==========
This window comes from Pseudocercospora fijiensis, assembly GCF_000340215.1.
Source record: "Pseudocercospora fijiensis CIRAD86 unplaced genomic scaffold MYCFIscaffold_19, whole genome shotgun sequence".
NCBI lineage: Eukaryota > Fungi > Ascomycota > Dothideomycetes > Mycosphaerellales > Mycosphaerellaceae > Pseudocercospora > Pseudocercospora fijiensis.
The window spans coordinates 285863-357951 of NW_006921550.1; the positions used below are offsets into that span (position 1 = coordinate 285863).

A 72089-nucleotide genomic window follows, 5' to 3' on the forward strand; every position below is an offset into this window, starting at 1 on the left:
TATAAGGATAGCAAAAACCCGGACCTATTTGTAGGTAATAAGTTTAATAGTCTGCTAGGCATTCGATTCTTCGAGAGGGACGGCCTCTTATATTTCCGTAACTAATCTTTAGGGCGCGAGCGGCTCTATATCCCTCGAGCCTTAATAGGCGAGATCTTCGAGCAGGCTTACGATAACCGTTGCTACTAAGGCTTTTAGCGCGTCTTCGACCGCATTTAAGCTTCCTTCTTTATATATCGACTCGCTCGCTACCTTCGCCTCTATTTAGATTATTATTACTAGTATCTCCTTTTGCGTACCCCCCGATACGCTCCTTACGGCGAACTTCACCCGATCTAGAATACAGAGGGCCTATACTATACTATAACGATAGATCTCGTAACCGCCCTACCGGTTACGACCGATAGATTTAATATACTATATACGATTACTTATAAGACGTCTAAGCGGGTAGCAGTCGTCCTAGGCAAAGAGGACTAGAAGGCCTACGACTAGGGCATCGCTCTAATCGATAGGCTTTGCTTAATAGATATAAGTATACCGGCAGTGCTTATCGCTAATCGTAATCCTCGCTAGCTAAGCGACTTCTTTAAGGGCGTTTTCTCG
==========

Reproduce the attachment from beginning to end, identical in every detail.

This window comes from Pseudocercospora fijiensis, assembly GCF_000340215.1.
Source record: "Pseudocercospora fijiensis CIRAD86 unplaced genomic scaffold MYCFIscaffold_19, whole genome shotgun sequence".
NCBI lineage: Eukaryota > Fungi > Ascomycota > Dothideomycetes > Mycosphaerellales > Mycosphaerellaceae > Pseudocercospora > Pseudocercospora fijiensis.
The window spans coordinates 285863-357951 of NW_006921550.1; the positions used below are offsets into that span (position 1 = coordinate 285863).

A 72089-nucleotide genomic window follows, 5' to 3' on the forward strand; every position below is an offset into this window, starting at 1 on the left:
TATAAGGATAGCAAAAACCCGGACCTATTTGTAGGTAATAAGTTTAATAGTCTGCTAGGCATTCGATTCTTCGAGAGGGACGGCCTCTTATATTTCCGTAACTAATCTTTAGGGCGCGAGCGGCTCTATATCCCTCGAGCCTTAATAGGCGAGATCTTCGAGCAGGCTTACGATAACCGTTGCTACTAAGGCTTTTAGCGCGTCTTCGACCGCATTTAAGCTTCCTTCTTTATATATCGACTCGCTCGCTACCTTCGCCTCTATTTAGATTATTATTACTAGTATCTCCTTTTGCGTACCCCCCGATACGCTCCTTACGGCGAACTTCACCCGATCTAGAATACAGAGGGCCTATACTATACTATAACGATAGATCTCGTAACCGCCCTACCGGTTACGACCGATAGATTTAATATACTATATACGATTACTTATAAGACGTCTAAGCGGGTAGCAGTCGTCCTAGGCAAAGAGGACTAGAAGGCCTACGACTAGGGCATCGCTCTAATCGATAGGCTTTGCTTAATAGATATAAGTATACCGGCAGTGCTTATCGCTAATCGTAATCCTCGCTAGCTAAGCGACTTCTTTAAGGGCGTTTTCTCG